Showing posts from February, 2019

SOQL Gotchas

There are a few things that trip me up when writing SOQL. I hope that sharing these gotchas will save you from making the same mistakes. Maybe writing this post will even help me remember this stuff too 🤔 Single Quotes NOT LIKE Filtering a DateTime with a Date Single Quotes It seems silly, but single quotes always trip me up. For example, I get an unexpected token error when querying for an Account named: Brett's Awesome Company This error happens because SOQL only sees:  WHERE Name = 'Brett' . The s Awesome Company' part is hanging off the end, making it an unexpected token. We need to escape the single quote with a backslash (\) so SOQL can see  WHERE Name = 'Brett\'s Awesome Company' . SOQL requires you to escape single quotes and a few other characters. A complete list with some examples can be found in  the docs . NOT LIKE The LIKE comparison operator in SOQL will let you filter with a wildcard by using either the % or _

SOQL as a Summary Report

When learning SOQL, I found it helpful to relate things back to something I was familiar with. I'll be using Summary Reports to help explain how to use GROUP BY and GROUP BY ROLLUP in SOQL. First, a Salesforce Report Let's start with a Salesforce Report of Accounts grouped by Billing State/Province: To get this, I created a Report with the Accounts standard report type. Then I created the grouping, added some fields and ran the report. Writing SOQL I'll be executing my SOQL via the SFDX Command Line Interface (CLI). If you aren't familiar with this, check out my other post - SOQL from the Command Line Feel free to use your preferred method to run your SOQL. If you don't have a preferred method, I talk about my favorites in the last section of another post -  Why should I use SOQL? GROUP BY Here's our example Salesforce Report done via SOQL: The key difference is that the Salesforce Report gives us data about each record and SOQL jus

Why should I use SOQL?

You need data, fast! Anyone can SOQL! Whether it's exporting a csv or answering a question, SOQL can get you the result much faster than creating a Salesforce report. My top 3 reasons to use SOQL are: Get data fast Get answers fast Flexible access Get Data Fast How often do you find yourself making a throwaway report to check what is happening in the system? For example, you updated your Lead routing and want to see if it's been assigning Leads as you expect. Well you could make a report, run it and review the results. Or you could run a SOQL query. The benefits of running a SOQL query in this case is that you can retrieve different data sets much quicker. In a Salesforce report, you are stuck with the Report Type you selected when creating the report. With SOQL, you can traverse object relationships in a much more natural way. Get Answers Fast Have you ever been in a meeting and someone asks a data question that no one has the answer to? Well SOQL comes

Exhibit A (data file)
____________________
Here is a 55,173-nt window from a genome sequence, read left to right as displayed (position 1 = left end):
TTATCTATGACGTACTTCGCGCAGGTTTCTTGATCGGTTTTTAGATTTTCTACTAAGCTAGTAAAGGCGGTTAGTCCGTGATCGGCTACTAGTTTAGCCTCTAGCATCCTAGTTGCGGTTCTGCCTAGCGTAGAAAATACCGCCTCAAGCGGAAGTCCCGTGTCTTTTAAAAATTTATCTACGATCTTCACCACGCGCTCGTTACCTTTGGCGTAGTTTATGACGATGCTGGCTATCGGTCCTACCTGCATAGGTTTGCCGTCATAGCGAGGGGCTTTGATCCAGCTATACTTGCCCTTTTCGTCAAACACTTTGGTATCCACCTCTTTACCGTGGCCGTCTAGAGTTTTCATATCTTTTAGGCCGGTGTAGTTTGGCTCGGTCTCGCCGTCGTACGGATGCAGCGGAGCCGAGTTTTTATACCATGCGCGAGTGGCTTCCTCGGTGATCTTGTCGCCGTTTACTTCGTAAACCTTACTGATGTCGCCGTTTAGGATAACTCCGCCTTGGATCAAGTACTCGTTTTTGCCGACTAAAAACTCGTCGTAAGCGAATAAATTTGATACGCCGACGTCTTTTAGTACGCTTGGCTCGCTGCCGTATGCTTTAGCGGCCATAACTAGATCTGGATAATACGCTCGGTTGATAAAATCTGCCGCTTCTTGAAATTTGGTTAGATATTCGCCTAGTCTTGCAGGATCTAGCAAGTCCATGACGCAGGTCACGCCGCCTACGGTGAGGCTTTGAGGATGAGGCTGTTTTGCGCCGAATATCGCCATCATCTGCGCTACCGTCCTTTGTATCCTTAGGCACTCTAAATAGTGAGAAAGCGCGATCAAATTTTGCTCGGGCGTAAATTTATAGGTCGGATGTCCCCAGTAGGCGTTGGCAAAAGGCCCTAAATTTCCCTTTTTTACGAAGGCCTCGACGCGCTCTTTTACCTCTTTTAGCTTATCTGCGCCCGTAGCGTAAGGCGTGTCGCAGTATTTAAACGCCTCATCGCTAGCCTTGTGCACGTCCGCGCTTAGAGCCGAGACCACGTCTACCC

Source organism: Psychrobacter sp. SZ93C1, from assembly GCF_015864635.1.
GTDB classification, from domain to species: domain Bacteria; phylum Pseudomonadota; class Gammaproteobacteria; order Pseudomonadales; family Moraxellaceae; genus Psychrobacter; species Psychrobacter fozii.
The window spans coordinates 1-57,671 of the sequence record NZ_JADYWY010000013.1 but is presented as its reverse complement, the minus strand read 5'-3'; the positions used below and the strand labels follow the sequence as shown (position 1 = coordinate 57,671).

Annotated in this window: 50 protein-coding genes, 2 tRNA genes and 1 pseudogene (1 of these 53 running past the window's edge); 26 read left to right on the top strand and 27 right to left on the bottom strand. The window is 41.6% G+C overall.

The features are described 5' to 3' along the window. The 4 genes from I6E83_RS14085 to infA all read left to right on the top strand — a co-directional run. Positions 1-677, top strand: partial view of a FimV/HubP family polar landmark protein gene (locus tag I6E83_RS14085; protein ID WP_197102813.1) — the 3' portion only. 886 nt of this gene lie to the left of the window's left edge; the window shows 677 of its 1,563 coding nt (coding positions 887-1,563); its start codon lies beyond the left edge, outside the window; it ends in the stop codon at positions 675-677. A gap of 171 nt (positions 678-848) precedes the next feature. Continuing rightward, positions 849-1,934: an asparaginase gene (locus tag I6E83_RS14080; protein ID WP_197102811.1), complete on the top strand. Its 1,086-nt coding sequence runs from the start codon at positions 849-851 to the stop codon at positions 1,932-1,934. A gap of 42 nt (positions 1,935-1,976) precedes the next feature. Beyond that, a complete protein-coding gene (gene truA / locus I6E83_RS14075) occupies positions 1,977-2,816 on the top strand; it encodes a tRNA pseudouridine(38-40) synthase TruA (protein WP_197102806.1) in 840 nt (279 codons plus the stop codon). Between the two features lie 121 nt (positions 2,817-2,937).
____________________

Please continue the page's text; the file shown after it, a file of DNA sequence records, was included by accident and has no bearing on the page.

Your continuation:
SOQL from the Command Line

SOQL and the Command Line go together better than peanut butter and jelly. Here's why. Once upon a time, I got tired of running Salesforce Reports to get miscellaneous data. I found Workbench  and started using their interface to run SOQL queries. This was great for a while, but I knew there was a better way. Pro-tip with Workbench:  If you set a browser bookmark after your query runs, you can return to that bookmark and it will re-run your query! Enter the SFDX Command Line Interface (CLI) . Get ready to take your productivity into hyperdrive! 🚀🚀🚀 sfdx force:data:soql:query If there's one command you learn, this is the one . All you have to do is pass a query string into the -q parameter and you're in business. Check it out: -r | --resultformat This is my 2nd favorite thing. How often do you need to export a csv from Salesforce? And how annoying is it to make throwaway Salesforce reports each time? Yeah, it's the worst. -r to the rescue! Ju